On Saturday, I was in a public library, waiting for an old guy to finish with the Times. But he seemed to be reading every word of every section, and sort of peering at it frowningly in an annoying way. So I did something I hardly ever do: I picked up the Daily Mail.
I had forgotten that I might find Boris here. I wondered what I thought of him these days. One is meant to despise or at least disdain him, of course. But I’ve always struggled to.
Oh, I often come very close. I came close the other week, when I read Rory Stewart’s memoir. Politicians should obviously be devoted earnest types, I felt, not semi-charming smoothies like David Cameron, or fully-charming roughies, if that’s a word, like Boris. I winced, slightly, when Stewart told of first meeting Boris: though the older Old Etonian was being briefed on the situation in Afghanistan, he behaved as if they were both in on an enormous joke. That’s also how I felt the one time I met him.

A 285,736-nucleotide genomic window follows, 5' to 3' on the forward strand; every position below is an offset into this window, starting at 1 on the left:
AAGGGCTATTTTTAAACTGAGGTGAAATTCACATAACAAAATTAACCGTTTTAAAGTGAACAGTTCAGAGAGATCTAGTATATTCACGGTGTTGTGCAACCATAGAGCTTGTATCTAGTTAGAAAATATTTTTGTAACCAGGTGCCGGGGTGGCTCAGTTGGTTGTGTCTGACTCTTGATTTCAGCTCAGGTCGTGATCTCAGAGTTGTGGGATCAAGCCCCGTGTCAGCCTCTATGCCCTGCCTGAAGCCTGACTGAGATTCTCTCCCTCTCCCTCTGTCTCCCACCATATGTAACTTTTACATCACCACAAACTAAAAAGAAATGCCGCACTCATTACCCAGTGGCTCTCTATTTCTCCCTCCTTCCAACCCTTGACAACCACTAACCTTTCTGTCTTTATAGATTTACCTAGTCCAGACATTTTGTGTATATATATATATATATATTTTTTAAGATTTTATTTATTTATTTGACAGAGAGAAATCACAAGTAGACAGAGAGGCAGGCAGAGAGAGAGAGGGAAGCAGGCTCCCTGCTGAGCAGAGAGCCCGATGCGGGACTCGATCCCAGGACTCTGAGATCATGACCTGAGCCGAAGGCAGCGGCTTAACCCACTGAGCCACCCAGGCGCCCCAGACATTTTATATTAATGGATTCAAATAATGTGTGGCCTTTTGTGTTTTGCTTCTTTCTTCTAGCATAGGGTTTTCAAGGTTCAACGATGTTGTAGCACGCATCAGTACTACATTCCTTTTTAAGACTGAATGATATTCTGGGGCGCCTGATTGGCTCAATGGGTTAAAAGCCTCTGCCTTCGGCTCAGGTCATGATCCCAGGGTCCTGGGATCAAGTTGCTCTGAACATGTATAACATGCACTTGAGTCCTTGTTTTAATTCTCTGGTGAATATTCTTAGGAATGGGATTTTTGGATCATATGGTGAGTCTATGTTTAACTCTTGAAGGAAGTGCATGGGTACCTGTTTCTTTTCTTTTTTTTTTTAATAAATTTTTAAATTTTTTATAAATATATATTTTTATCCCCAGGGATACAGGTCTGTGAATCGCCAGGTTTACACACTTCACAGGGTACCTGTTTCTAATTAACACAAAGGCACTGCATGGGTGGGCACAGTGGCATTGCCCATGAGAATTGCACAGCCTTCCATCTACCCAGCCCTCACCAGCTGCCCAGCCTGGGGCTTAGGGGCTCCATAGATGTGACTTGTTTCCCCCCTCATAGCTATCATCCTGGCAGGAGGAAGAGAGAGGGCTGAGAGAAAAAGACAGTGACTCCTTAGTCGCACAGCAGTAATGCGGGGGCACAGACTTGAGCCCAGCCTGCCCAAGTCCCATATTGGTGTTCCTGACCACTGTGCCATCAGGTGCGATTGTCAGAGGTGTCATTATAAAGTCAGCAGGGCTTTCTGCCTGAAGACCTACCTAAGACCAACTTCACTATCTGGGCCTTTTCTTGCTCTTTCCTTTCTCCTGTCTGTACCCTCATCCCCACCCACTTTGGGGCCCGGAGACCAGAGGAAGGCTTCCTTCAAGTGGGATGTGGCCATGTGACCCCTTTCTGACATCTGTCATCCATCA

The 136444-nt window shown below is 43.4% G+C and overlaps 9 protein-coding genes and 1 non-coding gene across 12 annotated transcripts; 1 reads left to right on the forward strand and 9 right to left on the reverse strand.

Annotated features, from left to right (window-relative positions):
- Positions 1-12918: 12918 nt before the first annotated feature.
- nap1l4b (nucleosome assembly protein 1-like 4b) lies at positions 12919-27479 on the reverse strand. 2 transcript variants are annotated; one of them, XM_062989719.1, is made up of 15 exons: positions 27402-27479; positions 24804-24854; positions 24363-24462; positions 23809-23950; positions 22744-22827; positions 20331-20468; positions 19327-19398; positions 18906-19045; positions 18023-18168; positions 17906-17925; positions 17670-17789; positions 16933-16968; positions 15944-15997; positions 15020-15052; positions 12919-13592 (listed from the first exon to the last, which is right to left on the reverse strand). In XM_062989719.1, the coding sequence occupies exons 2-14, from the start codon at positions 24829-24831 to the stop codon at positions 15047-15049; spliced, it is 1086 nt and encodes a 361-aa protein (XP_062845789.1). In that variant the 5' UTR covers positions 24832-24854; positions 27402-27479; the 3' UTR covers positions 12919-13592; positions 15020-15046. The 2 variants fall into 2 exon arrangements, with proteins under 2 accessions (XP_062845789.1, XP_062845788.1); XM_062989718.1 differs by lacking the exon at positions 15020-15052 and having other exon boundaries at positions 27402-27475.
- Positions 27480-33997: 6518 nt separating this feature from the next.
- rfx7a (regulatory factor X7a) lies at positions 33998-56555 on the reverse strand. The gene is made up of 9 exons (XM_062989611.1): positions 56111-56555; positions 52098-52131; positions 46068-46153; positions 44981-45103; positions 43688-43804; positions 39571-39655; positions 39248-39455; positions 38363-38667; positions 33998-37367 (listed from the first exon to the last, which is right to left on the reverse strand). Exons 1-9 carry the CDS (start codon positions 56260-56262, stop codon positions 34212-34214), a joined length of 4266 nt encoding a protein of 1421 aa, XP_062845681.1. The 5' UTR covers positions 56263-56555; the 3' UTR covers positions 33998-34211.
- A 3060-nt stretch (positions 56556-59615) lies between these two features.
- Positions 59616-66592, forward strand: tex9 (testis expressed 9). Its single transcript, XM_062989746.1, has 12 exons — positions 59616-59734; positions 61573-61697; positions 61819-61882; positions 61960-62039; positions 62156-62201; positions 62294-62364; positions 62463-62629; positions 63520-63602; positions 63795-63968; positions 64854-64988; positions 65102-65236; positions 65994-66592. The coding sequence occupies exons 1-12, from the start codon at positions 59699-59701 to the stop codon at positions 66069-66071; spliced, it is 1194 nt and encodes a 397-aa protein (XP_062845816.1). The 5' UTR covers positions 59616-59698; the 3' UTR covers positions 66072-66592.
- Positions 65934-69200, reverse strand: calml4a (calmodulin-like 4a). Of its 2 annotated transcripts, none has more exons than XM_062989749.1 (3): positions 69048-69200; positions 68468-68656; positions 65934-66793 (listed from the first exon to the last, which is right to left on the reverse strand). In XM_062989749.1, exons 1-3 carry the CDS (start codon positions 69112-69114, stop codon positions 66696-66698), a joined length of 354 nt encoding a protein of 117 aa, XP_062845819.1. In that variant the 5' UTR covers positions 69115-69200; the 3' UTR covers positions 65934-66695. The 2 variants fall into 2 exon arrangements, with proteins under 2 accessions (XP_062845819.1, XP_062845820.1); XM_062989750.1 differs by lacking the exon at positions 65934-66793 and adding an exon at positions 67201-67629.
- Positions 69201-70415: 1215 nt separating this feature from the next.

Anyway, I started reading his column, about taking down Christmas decorations. We should be allowed to burn our Christmas trees, was his point. But the content’s not the point. The style’s the point.
About one line in he addressed the reader as ‘folks’. I frowned sceptically. Isn’t it getting a bit tired now, all that merry English act? Maybe his appeal has finally worn off, I felt, maybe he’s gone stale. I read on a few lines and you know what? A reluctant smile was forming on my face goddammit. I felt a bit comfy and cosy in his company. The ‘folks’ thing, which I had just seen through five seconds ago, was working.
And it hit me with fresh force.